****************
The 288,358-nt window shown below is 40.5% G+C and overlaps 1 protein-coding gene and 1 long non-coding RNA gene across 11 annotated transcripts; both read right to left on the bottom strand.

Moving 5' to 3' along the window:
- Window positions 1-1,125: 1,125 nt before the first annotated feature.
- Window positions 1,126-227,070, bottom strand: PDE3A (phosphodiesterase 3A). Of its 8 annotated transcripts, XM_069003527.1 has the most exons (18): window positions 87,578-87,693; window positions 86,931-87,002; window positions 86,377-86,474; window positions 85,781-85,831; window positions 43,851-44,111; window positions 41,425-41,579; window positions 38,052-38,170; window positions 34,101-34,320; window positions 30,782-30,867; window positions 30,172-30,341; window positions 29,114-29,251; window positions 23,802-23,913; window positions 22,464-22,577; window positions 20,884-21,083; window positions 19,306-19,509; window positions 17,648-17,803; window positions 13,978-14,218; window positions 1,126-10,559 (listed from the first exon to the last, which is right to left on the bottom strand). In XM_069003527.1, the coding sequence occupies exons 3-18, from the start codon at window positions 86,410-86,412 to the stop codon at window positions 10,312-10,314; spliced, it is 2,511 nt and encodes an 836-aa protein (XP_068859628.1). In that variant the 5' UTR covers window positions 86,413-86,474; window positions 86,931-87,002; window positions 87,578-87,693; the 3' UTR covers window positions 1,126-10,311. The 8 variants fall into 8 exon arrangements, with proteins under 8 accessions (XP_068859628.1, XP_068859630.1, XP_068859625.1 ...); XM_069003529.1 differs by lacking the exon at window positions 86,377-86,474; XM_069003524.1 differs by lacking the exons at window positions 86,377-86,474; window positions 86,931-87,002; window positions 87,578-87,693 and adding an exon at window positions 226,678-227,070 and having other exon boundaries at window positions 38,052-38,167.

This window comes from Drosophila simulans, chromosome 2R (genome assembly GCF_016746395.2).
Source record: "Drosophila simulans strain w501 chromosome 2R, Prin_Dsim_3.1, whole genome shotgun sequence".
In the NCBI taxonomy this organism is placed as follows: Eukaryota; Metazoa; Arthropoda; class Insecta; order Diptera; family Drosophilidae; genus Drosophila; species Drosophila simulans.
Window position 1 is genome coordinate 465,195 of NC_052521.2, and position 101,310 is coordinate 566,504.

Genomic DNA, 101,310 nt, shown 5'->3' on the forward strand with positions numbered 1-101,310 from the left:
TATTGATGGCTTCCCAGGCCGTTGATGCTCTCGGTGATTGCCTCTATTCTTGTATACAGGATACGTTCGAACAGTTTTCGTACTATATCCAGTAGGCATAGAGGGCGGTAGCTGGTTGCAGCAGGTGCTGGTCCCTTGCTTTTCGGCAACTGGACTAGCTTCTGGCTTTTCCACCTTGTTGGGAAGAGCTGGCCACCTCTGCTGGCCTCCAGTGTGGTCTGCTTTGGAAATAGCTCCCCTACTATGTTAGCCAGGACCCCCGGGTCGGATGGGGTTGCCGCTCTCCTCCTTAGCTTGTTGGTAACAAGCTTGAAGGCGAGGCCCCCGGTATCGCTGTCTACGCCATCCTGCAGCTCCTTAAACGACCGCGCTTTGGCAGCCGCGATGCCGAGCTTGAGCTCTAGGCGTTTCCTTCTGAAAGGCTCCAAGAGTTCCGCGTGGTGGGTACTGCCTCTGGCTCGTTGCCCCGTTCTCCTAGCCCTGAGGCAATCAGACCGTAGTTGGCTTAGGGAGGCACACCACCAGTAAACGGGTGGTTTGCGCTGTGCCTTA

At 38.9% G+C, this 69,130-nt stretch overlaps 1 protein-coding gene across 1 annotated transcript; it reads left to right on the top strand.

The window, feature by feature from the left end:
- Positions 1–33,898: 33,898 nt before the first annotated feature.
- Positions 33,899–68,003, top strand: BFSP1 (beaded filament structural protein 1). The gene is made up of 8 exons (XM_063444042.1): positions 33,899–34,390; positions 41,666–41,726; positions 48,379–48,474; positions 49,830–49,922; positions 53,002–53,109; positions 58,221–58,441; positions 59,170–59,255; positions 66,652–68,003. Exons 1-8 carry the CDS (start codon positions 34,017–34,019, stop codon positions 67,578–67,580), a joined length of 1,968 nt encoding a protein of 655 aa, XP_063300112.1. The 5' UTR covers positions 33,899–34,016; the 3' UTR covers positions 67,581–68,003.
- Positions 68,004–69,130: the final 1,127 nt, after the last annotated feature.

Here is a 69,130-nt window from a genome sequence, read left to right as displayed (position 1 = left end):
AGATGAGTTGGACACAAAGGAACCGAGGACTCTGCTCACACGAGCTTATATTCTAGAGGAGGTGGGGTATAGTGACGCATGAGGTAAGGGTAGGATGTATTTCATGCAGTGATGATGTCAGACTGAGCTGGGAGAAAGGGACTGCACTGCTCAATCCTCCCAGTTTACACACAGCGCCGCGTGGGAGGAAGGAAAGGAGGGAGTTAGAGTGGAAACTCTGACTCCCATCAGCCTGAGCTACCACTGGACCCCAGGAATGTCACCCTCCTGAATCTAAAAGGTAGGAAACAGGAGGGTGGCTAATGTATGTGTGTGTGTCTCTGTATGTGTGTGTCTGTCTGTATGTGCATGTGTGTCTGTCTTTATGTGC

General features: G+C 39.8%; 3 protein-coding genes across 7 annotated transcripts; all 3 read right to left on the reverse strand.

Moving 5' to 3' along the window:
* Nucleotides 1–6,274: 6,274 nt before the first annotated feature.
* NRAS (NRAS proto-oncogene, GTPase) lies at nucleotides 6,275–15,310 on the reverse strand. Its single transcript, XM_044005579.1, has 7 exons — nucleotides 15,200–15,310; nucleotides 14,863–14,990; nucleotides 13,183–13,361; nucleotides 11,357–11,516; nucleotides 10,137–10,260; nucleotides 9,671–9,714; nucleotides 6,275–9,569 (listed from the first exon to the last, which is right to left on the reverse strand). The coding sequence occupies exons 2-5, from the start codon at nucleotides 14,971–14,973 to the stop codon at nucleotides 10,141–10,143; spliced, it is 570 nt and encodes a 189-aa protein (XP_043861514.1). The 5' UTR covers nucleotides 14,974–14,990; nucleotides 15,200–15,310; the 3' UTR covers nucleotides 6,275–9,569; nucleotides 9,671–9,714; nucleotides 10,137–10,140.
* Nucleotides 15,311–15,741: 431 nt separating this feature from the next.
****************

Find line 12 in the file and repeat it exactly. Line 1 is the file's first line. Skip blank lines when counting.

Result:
The window, feature by feature from the left end: